Senate aides confirmed Friday that Republicans are coalescing around an alternative to the sequester that would keep the lower spending levels in place, but give federal agencies greater flexibility to determine where the cuts are implemented.The exact details of the Republican proposals are unclear. A GOP Senate aide told Business Insider that Republicans are considering a plan that would fund the government at the levels dictated by the sequestration — which amounts to about $85 billion in spending cuts for fiscal year 2013 — while giving the Obama administration the flexibility to reprogram the cuts at their discretion, provided that the balance remains between defence and non-defence discretionary spending cuts.
As TPM’s Brian Beutler points out, the plan — which has gained traction among prominent conservative commentators, including the National Review editorial board and Karl Rove — is politically savvy for several reasons.
First, it deals with the biggest problem of the sequester, namely its meat-cleaver approach to spending cuts. This undercuts the White House’s main argument against the sequester, which is that the cuts are arbitrary, and therefore threatening.
In reality, $85 billion is a relatively small number when it comes to the federal budget.
The Department of Transportation, for example, only needs to find $1 billion in cuts this year, or about 2 per cent of its $55 billion budget. If the cuts are not applied uniformly to every program, it’s hard to imagine that the DOT could not cut $1 billion from the department with marginal impact to its workforce and to everyday Americans.
The second benefit to the GOP plan is that it allows Republicans to avoid the political pitfalls of proposing their own budget cuts, and forces the Obama administration to determine — and take ownership — of the spending cuts.
The one problem with the GOP plan, however, is that it is unlikely to mitigate the effect of the spending cuts for the defence Department, a key concern among Republicans.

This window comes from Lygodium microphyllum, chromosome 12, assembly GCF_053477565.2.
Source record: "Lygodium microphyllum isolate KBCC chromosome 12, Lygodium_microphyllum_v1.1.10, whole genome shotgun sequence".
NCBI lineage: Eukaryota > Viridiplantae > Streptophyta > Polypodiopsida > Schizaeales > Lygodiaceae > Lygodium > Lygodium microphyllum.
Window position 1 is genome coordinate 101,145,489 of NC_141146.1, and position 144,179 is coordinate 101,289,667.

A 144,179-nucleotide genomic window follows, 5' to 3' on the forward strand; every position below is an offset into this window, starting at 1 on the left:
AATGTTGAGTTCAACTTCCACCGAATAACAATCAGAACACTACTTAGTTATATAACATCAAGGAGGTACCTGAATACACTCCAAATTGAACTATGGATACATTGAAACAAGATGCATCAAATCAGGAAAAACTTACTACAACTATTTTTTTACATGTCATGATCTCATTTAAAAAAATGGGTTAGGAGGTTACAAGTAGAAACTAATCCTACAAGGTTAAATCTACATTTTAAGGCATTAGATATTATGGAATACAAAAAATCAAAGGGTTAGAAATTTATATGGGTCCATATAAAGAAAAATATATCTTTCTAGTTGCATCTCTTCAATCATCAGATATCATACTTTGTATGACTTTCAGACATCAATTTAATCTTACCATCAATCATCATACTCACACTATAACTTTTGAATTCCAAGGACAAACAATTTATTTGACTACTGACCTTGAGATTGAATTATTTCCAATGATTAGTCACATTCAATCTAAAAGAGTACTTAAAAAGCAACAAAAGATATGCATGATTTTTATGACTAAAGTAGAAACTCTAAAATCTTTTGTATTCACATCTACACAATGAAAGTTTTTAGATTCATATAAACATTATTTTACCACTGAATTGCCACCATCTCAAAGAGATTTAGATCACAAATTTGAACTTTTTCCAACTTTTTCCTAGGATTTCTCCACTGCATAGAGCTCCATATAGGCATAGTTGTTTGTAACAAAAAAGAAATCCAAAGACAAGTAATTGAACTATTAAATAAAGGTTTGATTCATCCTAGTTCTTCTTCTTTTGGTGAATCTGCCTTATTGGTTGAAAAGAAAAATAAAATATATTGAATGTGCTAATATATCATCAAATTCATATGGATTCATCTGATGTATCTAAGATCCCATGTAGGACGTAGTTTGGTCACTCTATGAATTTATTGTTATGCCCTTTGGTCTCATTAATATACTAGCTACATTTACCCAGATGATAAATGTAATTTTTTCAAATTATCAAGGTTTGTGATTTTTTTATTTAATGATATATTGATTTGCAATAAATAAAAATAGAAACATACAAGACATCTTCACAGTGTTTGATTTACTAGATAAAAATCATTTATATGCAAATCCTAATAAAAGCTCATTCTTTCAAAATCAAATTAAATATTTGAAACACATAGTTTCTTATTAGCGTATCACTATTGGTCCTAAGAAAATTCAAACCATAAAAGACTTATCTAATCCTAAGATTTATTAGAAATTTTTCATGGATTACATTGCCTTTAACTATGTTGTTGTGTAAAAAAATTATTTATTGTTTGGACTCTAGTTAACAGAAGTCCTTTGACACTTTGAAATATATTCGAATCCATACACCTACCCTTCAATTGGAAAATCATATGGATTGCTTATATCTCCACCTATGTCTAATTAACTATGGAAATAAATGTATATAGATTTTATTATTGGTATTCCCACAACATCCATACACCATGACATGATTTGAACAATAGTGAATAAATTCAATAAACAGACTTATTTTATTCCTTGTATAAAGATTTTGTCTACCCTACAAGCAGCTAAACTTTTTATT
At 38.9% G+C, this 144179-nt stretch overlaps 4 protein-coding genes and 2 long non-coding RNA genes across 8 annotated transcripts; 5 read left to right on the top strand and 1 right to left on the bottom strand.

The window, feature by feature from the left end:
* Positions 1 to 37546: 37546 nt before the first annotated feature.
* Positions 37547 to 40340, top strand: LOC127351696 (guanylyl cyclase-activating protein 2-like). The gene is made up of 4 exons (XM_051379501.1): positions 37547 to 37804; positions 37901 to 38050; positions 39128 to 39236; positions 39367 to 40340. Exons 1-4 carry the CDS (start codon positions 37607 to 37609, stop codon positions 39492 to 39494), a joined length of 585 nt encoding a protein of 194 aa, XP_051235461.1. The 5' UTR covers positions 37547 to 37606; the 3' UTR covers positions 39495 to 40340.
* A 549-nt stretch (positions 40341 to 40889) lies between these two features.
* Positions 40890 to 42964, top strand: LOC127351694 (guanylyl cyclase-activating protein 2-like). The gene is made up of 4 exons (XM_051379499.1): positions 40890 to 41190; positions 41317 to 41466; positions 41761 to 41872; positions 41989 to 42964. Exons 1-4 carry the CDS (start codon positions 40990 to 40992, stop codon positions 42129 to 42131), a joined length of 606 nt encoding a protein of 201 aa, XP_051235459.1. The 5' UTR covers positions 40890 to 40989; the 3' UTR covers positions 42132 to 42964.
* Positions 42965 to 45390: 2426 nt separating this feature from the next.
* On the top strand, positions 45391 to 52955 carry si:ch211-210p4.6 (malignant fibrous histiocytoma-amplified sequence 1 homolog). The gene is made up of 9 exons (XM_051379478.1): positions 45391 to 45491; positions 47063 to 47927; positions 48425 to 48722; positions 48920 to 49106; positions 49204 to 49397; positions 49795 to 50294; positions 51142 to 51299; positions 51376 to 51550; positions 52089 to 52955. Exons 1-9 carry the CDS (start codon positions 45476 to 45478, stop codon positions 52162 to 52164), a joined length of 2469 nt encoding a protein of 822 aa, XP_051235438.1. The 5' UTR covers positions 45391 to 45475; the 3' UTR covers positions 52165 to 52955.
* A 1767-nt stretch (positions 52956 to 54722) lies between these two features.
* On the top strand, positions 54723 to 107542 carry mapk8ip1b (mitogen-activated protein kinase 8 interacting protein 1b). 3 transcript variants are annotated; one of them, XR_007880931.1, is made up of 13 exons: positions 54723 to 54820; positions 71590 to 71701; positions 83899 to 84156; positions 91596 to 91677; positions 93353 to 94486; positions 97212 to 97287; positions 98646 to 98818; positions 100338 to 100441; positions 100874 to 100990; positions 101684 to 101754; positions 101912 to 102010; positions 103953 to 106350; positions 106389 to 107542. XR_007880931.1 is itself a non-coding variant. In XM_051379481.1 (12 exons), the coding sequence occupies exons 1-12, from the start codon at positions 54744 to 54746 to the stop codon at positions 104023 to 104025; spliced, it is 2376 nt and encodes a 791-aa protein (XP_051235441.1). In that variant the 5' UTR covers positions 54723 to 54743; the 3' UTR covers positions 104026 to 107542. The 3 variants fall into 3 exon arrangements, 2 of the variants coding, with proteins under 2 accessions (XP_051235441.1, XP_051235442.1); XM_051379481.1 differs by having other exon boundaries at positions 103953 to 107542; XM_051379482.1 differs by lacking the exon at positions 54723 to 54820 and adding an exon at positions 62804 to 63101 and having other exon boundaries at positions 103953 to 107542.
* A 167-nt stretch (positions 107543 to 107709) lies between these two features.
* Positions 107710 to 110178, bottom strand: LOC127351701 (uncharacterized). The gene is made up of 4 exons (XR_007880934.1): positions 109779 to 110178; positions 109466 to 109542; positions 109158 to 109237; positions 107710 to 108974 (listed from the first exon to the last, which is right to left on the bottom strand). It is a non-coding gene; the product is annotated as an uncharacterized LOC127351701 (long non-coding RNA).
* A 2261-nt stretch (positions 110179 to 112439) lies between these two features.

“We prefer to have some more latitude, but at this stage in the game, the cuts are going to be painful no matter what,” Lt. Col. Elizabeth Robbins, a spokesperson for the Pentagon, told Business Insider.
The budget cuts, Robbins explained, would apply to fiscal year 2013, but because the federal fiscal year begins in September, they would have to be condensed over just seven months.
The White House is likely to use this as political cover against the Senate Republicans’ flexibility proposal. One Senate Democratic aide told Business Insider that Democrats are ready to reject the Republican plan, and will continue to insist that any sequester replacement include both spending cuts and new tax revenues. Moreover, House Republicans are also unlikely to provide much support for a plan that gives the Obama administration the authority to determine the spending cuts.
The more likely solution, according to administration officials and Senate aides, is that the White House will continue to fight the sequester battle, and use the upcoming fight over the Continuing Resolution to gain the additional flexibility in determining how to implement the cuts.
In the meantime, however, Republicans may have found a way to gain some ground in a debate they have been losing for months.
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